By Jon Saesan

The moon turns its clockwork dream.
The biggest stars look at me with your eyes.
And as I love you, the pines in the wind
want to sing your name with their leaves of wire.
-Pablo Neruda

When I planted my garden in the spring I was filled with anticipation and expectations of what my cultivation would bare. I spent the rest of spring and most of the summer raising two young children, in yoga teacher training, working nights as a Hospice nurse, reading, reflecting on my inner self, learning how to love, vacationing with my family, and at times visiting the garden for a moment to pull a few weeds or to harvest the strawberries.

As the nights grow colder and the summer comes to an end, it is easy for me to look upon my garden now so full of growth that it appears to be more a work of natural restoration than the fruit and vegetable garden I had hoped for, and find myself disappointed. The one tomato I was able to harvest before the bunnies found it was not what I had in mind when I was planting the tiny starters in April. Standing in the yard as the dog traces the feral scent of some beast that had recently had been passing through, I think of all the butterflies and bees (including the one that stung me, leaving my arm swollen and itching for days) this mess of a garden attracted throughout the season. Watching two Monarchs play above this poorly tended piece of earth I’m reminded of the night my daughter and I caught fireflies and placed them in a jar. We took the jar inside and sat in the dark watching them blink on and off speaking a secret code to each other before releasing them back to the night air. My daughter is still convinced that they were fairies.

This Friday, the 13th of September, is the Harvest Moon and also a micro moon. This simply means that it is the full moon nearest the Autumn Equinox and that the moon is at its furthest distance from the Earth in its elongated orbit. During the times in my life where I have focused the energy to be aware of it, I have found that this 28-day moon cycle pulls on me. A full moon can bring me an energy and alertness that if focused can be made into something beautiful. A new moon always seems to come with the sense of a clean slate, a new beginning. At times when I find that everything seems to be a chore, l will look up to see a waning moon, and I’ll know that I may just need to find my own strength to move forward. The Harvest Moon has historically been a time of great celebration, and also a time to reflect on and reap the rewards of our labors. With the moon so far away this year I find myself feeling a little differently about this coming change in the seasons. Maybe I’m being asked to step back and look at what I have been cultivating more clearly. It is certainly not what I would have expected in the Spring.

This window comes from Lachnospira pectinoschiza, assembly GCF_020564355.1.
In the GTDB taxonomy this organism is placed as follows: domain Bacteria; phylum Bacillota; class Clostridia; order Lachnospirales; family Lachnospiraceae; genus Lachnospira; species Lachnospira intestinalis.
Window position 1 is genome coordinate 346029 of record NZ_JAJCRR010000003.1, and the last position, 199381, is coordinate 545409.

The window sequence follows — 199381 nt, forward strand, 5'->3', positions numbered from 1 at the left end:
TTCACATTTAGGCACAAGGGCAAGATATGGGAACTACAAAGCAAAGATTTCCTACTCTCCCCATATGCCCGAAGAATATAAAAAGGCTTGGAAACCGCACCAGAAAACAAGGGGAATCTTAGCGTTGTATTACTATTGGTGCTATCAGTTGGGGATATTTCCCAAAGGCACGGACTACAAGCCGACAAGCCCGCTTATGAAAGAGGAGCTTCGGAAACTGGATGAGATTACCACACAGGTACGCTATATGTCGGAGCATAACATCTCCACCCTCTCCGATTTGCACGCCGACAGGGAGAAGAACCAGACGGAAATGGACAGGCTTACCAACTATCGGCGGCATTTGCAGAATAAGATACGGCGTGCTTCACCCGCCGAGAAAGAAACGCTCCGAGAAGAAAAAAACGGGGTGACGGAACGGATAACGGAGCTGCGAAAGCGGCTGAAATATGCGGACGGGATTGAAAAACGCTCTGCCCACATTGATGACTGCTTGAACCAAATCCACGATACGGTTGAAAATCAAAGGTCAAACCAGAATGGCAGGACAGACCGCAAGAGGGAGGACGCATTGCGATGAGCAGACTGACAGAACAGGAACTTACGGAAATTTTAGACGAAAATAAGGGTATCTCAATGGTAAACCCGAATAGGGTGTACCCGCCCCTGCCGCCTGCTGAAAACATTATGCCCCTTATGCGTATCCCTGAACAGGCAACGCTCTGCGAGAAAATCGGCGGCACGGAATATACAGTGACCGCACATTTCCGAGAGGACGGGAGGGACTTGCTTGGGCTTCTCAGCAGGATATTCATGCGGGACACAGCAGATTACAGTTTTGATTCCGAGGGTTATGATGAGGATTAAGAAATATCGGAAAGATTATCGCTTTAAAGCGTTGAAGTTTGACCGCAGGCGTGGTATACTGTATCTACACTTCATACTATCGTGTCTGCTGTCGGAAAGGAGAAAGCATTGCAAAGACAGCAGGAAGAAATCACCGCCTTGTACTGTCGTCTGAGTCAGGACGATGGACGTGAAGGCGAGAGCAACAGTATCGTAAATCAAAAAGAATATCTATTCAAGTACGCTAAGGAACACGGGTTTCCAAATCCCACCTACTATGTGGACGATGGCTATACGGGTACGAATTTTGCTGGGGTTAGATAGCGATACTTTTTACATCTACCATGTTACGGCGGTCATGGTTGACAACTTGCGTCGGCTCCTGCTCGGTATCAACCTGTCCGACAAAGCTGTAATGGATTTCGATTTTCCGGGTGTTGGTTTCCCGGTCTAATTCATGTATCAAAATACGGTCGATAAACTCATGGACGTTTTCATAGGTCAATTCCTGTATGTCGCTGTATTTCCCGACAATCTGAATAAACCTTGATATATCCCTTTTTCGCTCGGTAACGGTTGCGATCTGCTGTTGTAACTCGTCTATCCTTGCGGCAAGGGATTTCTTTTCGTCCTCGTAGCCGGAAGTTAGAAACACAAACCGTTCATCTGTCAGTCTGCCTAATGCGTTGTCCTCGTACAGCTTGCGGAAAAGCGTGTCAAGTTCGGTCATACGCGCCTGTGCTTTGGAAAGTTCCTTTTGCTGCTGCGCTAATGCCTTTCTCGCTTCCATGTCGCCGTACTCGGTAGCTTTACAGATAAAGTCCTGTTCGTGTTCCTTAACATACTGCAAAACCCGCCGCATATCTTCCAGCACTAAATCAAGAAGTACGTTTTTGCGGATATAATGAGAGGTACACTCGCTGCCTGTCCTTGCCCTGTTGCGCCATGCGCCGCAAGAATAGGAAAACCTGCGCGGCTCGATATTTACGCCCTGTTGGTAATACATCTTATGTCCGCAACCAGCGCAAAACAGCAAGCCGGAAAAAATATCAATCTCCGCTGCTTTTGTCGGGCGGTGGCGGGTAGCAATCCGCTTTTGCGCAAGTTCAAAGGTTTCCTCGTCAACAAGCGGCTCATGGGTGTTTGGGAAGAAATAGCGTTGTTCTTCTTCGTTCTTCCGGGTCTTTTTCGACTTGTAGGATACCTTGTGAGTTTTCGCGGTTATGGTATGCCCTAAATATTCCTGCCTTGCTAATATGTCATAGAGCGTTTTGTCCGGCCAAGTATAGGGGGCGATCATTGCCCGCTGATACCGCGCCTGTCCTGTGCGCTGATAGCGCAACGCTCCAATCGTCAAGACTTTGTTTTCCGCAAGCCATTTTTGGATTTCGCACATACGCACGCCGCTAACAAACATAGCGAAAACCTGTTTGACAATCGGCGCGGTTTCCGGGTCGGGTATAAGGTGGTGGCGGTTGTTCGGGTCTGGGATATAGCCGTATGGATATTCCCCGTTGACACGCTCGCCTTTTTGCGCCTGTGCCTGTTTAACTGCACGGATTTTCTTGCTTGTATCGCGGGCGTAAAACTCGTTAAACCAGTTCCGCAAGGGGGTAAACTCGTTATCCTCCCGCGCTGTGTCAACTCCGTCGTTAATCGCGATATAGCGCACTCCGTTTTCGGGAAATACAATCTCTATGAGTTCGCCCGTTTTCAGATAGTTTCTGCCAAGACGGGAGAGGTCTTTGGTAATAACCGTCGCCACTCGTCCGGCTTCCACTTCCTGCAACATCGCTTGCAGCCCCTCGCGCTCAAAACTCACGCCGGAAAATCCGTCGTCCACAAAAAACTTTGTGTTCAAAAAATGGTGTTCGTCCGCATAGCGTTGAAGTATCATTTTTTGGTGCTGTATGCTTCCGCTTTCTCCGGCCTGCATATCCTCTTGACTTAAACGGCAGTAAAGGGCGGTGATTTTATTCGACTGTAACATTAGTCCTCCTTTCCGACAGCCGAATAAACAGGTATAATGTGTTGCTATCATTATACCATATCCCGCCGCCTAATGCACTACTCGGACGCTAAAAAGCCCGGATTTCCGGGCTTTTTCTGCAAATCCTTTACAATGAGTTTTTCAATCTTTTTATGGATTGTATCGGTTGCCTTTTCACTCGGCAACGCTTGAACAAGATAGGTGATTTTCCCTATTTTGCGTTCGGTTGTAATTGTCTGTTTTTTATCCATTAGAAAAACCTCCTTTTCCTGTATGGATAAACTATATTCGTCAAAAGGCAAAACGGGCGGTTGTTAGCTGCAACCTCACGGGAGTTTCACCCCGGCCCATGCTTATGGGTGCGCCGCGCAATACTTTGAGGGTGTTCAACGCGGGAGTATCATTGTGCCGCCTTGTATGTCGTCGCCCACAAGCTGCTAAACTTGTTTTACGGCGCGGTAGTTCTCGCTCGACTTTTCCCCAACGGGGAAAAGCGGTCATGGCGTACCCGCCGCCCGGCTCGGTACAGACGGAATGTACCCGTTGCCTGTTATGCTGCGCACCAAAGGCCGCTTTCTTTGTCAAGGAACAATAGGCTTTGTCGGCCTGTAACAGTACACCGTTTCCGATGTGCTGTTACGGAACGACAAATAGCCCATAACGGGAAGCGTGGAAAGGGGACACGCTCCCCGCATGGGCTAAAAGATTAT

I’ve come to the realization recently that it is this expectation that takes me from being my most present self, from being awake. Through the hours and years of meditation, I have found an ability to look at the thoughts in my mind as passing clouds in the sky, and have found a sense of real peace in doing so. Until recently, however, I never noticed how my expectations of the future were truly taking so much joy out of my actual experience of living. For as long as I can remember I have been a dreamer. I find I’ve always looked to the future with expectations for a way in which any particular scenario will play itself out, and often from every possible outcome that may occur. I’ve also found that reality almost always is very different than any of my mind’s pontifications. I’ve started to try and stop this train of expectation and find that when I can, the world continues to spin and I’m able to experience what happens with a better sense of wakefulness and wonder. This is not to say that there is no value in daydreaming and planning, but rather that when I let go of the ways in which I believe I want something to play out and I am open to the world blossoming before me, my life is enriched.

Finding this joy and contentment in the abundance of life and allowing it to be just as it is has been a true gift. Allowing myself to feel all of the emotions that come with putting a child on a school bus for the first time and watching it drive away, has taught me much about growth. I have plans to mulch heavily next year and give my little victory garden some much-needed nourishment and rest. Some time in January the catalogs from nurseries will start to arrive. Most of them will go straight into the recycling bin, but I expect I’ll save one or two. I’ll start with a plan to attend the perennials that need the attention and then on a day when the ground is covered with snow and everything underneath is frozen, I’ll flip through one of the catalogs and start thinking. “Maybe just a few tomato plants this year.” Whatever I end up planting in the Spring I hope that this time next year I am again able to look up at the moon sometime around the Autumn Equinox and experience the sense of accomplishment in cultivating and harvesting the things in my life where I have spent my efforts, edible and otherwise.

Jon Saesan graduated from teacher training at Total Body Yoga. He completed Mara Campbell’s Emerald Heart School of Yoga training in 2019. Jon has been an RN since 2008 has been doing hospice since 2011. He was also a volunteer firefighter for four years. Jon lives with his wife and 2 children in Lake Bluff. You will see him filling in for teachers at TBY and if you’re lucky, he might bring his guitar along.